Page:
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What information can your former employer disclose?

On Behalf of | Oct 24, 2023 | Employment Law For Workers |

Background checks are standard practice for companies that are hiring new employees. The hiring manager may ask for information about your previous employer at the initial stages of your job interview. Various factors, however, may make you hesitant to provide it. Knowing what your previous boss can disclose might help ease your concerns.

What can previous employers say about you?

California Civil Code maintains that information shared between a former and a potential employer may fall under privileged communication. Acting as a shield, this privilege allows employers to express their honest feedback with some protection from facing a lawsuit.

Still, it comes with limitations. Privileged communication is not a free pass to harm someone’s reputation. It does not protect statements that are malicious or false, nor those that touch on protected activities. Similarly, it does not apply to unsolicited communications, such as when a former employer contacts a potential employer without being asked.

To avoid any trouble with the law, most previous employers will choose to stick to facts. They might share your name, position held, responsibilities and work performance.

Reasons why employees hesitate to add references

Indeed, not all work experiences are positive. Among the common reasons why applicants are apprehensive about their previous and potential employer talking include:

  • Having had a poor relationship with the previous manager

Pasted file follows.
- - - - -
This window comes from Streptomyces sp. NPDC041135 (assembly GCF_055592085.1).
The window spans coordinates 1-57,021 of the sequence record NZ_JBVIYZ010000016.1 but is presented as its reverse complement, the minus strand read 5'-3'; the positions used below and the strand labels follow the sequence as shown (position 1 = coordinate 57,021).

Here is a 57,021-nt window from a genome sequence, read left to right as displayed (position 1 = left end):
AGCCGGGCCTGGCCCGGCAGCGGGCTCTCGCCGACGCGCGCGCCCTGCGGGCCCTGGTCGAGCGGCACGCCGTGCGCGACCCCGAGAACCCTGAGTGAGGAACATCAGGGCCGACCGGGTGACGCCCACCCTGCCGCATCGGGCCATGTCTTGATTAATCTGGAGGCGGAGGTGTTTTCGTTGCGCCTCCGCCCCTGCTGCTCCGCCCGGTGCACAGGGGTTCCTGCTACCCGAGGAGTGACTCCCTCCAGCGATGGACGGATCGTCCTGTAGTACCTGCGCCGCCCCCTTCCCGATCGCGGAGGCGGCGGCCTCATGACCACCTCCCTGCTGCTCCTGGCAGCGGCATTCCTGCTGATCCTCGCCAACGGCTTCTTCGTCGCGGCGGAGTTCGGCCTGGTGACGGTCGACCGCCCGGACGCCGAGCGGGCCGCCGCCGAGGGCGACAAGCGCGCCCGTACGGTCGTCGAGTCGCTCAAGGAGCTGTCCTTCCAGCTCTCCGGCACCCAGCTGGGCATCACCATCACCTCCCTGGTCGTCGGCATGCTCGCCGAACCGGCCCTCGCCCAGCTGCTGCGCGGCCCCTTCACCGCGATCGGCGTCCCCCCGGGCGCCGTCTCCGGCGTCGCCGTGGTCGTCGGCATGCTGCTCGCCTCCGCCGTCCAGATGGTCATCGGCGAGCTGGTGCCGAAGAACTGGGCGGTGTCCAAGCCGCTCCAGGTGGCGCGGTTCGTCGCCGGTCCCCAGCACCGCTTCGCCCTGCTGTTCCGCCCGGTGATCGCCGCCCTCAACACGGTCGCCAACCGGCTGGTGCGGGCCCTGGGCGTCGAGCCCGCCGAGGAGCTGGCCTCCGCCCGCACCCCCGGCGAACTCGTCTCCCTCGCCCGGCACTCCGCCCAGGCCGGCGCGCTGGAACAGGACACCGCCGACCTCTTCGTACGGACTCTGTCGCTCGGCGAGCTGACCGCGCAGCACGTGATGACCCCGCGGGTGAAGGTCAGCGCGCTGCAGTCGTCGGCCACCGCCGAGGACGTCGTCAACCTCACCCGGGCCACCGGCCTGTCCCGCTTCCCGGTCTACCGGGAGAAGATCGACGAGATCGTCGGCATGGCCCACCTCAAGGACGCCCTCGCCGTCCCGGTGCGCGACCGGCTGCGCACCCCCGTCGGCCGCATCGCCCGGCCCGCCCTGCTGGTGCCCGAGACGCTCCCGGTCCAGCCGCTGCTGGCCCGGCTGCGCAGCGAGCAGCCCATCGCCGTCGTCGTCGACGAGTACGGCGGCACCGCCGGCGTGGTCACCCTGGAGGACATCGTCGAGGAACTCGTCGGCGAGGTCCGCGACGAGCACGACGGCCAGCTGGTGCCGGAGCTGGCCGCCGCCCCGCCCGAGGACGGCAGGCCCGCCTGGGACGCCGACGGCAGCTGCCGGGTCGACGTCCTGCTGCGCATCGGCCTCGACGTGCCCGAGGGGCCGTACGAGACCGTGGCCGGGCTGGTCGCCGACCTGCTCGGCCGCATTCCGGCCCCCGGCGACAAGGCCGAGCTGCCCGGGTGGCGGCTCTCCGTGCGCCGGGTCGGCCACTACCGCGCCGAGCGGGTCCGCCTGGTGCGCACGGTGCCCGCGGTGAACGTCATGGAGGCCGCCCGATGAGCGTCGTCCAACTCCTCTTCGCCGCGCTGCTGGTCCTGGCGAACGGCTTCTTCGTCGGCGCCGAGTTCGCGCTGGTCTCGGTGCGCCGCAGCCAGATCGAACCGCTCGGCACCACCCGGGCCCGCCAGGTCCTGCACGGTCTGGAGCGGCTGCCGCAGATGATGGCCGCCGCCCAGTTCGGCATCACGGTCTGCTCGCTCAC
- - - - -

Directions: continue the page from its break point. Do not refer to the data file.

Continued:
• Experienced a toxic work environment
  • Currently employed and fear termination for job seeking
  • Were terminated or laid off
  • Did not meet the previous employer’s expectations

Knowing that your references can affect your prospects, safeguarding your reputation may be challenging without compromising your chances of landing the job.

Protecting yourself without hurting your prospects

Potential employers look into your work history to understand if you’ve gained any insights and see how you might fit in within their organization. Strive to protect your reputation with these two steps:

  1. Be transparent with the potential employer. Communicate your concerns and reframe those negative experiences as valuable lessons that helped you grow professionally.
  2. Contact your previous employer and references. Check with your previous HR or manager to determine what information they can disclose. Additionally, ask permission from your references first and help them prepare their responses for when your potential employer calls.

Your references help paint a picture of you as a professional, potentially influencing your potential employer’s decision. If you’ve had some bumps in your career path, informing your potential employer about them can show your honesty and willingness to grow professionally.